1613 Dutch seafarer Adriaen Block sailed into New York Harbour on Tiger; builds Onrush on Manhattan Island and uses it to transit East River into Long Island Sound.
1624 Dutch colonists arrive in New York Harbor aboard New Netherland captained by Cornelius May.
1616 Peter Minuit is assigned to New Amsterdam as Dutch governor; secures deed to Manhattan from resident Indians.
1626 First shipments of furs from New Amsterdam to Holland.
1627 Dutch in New Amsterdam open trade with Plymouth colony.
1630s Smuggling becomes commonplace among New Amsterdam mariners.
1634 Settlement begins on east side of East River, New York, in Brooklyn.
1636 First Africans are dispatched to New Amsterdam; brought as "perpetual servants".
1638 English-born Isaac Allerton moved from Plymouth to New Amsterdam; became leading maritime merchant.
1640 First ferry between Manhattan and Brooklyn in operation.
1647 Peter Stuyvesant arrives in New Amsterdam as governor and Director-General of Dutch West Indies Company.
1647 First pier on East River constructed at Schreyer's Hook.
1647 Allerton constructs warehouse near site of South Street, Seaport.
1653 New Amsterdam receives city charter establishing municipal government.
1654 A weighhouse built on pier and "master" appointed.
1664 New Amsterdam is ceded to English after show of maritime force; town name changed to Fort James and then New York.
1673 Dutch regain temporary control of New York; give it back in 1674.
1675 English Governor Edmund Andros assumes political leadership of New York; active promoter of maritime commerce.
1676 "Great Dock" established at Schreyer's Dock at base of Whitehall Street; City's main dock until 1750
1680s New York a favored port for privateering ventures; some New Yorkers engage in open piracy is conducted.
1686 NYC government initiates landfills along Manhattan shorelines.
1692 Governor Benjamin Fletcher accommodates pirates in New York.
1695 William Kidd, a pirate, hired by Governor Bellomont to snuff out piracy in region
1699 Kidd apprehended in Boston and sent to England for trial; executed in 1701
1700s Active trading between New York and the West Indies; not limited to English Jamaica and Barbados
1747 New Yorkers owned 99 vessels by now.
1754 King's College founded; many of the governors and benefactors derived their wealth from maritime trade.
1756-63 French and Indian War brings boom times to New York; base of British military operations in North America.
1762 New Yorkers own 447 vessels.
1764 British Navy establishes a presence in New York to enforce customs collections and maritime rules of trade.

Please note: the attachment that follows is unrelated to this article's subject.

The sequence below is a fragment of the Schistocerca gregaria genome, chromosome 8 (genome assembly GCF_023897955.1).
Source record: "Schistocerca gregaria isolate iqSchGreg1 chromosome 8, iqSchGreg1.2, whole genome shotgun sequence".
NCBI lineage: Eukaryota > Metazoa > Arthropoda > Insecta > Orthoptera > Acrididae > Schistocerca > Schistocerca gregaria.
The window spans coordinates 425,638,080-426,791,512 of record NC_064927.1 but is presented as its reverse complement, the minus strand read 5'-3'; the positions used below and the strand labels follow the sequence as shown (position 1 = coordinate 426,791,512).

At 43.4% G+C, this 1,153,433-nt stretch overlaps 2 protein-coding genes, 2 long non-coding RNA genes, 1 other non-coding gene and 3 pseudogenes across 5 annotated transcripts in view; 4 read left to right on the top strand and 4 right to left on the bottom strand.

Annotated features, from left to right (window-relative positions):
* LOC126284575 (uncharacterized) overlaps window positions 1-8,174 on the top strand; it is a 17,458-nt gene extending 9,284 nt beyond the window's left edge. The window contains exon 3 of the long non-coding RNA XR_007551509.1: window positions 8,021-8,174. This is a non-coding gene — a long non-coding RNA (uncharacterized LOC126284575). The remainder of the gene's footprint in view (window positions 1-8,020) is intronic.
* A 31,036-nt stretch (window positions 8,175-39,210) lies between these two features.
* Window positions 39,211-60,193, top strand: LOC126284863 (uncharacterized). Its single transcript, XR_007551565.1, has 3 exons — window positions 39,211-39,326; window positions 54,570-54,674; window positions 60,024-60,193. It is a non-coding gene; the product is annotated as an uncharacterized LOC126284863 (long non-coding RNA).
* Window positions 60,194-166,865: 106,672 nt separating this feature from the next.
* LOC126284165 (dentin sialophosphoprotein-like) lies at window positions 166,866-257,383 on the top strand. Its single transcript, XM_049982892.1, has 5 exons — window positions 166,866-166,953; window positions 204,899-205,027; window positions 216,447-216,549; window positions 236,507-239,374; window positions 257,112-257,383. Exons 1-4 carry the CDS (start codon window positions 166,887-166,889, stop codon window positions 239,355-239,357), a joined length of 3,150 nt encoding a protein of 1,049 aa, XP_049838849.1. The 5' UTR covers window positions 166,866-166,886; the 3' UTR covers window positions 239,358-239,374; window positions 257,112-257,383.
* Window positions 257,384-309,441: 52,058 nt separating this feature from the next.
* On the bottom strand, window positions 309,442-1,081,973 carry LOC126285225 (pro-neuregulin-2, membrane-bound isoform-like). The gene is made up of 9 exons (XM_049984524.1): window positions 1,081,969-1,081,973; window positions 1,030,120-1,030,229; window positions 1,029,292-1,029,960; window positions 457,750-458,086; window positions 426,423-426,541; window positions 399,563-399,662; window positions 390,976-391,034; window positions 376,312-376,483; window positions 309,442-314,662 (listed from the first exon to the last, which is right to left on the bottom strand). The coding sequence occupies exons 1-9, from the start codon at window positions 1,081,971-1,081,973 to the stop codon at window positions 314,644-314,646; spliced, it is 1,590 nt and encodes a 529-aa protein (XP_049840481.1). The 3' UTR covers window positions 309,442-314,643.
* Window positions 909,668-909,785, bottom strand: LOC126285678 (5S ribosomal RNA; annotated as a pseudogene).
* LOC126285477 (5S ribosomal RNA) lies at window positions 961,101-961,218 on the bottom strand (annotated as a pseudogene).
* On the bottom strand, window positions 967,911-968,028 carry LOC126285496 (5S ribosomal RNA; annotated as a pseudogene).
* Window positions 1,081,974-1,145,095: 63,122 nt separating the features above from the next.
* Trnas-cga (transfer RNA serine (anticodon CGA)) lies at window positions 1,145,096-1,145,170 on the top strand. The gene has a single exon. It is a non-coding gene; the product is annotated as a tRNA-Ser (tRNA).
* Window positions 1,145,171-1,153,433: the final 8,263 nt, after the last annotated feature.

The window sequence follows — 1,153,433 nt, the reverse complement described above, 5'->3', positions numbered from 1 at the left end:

1765 New Yorkers protest imposition of Stamp Act; Sons of Liberty play a prominent role in agitation.
1768-69 New York trade with Great Britain drops sharply as result of non-importation accords among NY merchants.
1771 City builds first dock on Hudson River side of Manhattan.
1774 April New Yorkers stage their own tea party on British ship London, carrying taxed tea into Harbor.
1775 April: New York moves into open rebellion against Great Britain; leading New York merchants reluctant to break links with England; many remain loyal to crown.
1776 May-September: British navy and army seize control of New York City; Washington leaves the City in September after Battle of Harlem Heights.
1776-1783 New York City under British military command; virtually all maritime commerce ceases.
1783 November 25: Washington and Governor George Clinton reclaim City from the just evacuated British following the signing of the Treaty of Paris.
1784 February -- New York vessel Empress of China sails from NYC to China; marks the opening of America's China trade.
1787 Trade between Boston and New York with Pacific Northwest commences.
1796 Jay Treaty opens British ports to American trade; and vice versa.
1798-1801 United States in an undeclared naval war with France.
1801 Brooklyn Naval Yard opens.
1803 President Jefferson executes the Louisiana Purchase, which doubled the national domain.
1807 August -- Robert Fulton launches his steam-driven Clermont between NYC and Albany; inaugurates steamboat navigation on a commercial basis.
1807 December -- President Jefferson declared embargo against Great Britain, effectively shutting down New York's maritime trade with Europe.
1809 March -- Embargo repealed by Congress and incoming president Madison.
1810 Discussion begin in earnest about building a canal linking Hudson River and Lake Erie by NYC Mayor De Witt Clinton (CC 1786); fears of traffic being deflected to Montreal
NYC street-grid plan adopted; solidified municipal control of
1812 June -- United States declared war on Great Britain; many of the issues relate to maritime matters
1813 July -- British blockade of New York Port becomes effective; by then, dozens of New York privateers at sea
1815 End of War of 1812 inaugurates era of shipbuilding and maritime commerce; dawn of the era of steam.
1817 Governor DeWitt Clinton and New York legislature authorize the digging of the Erie Canal; digging commenced July 4th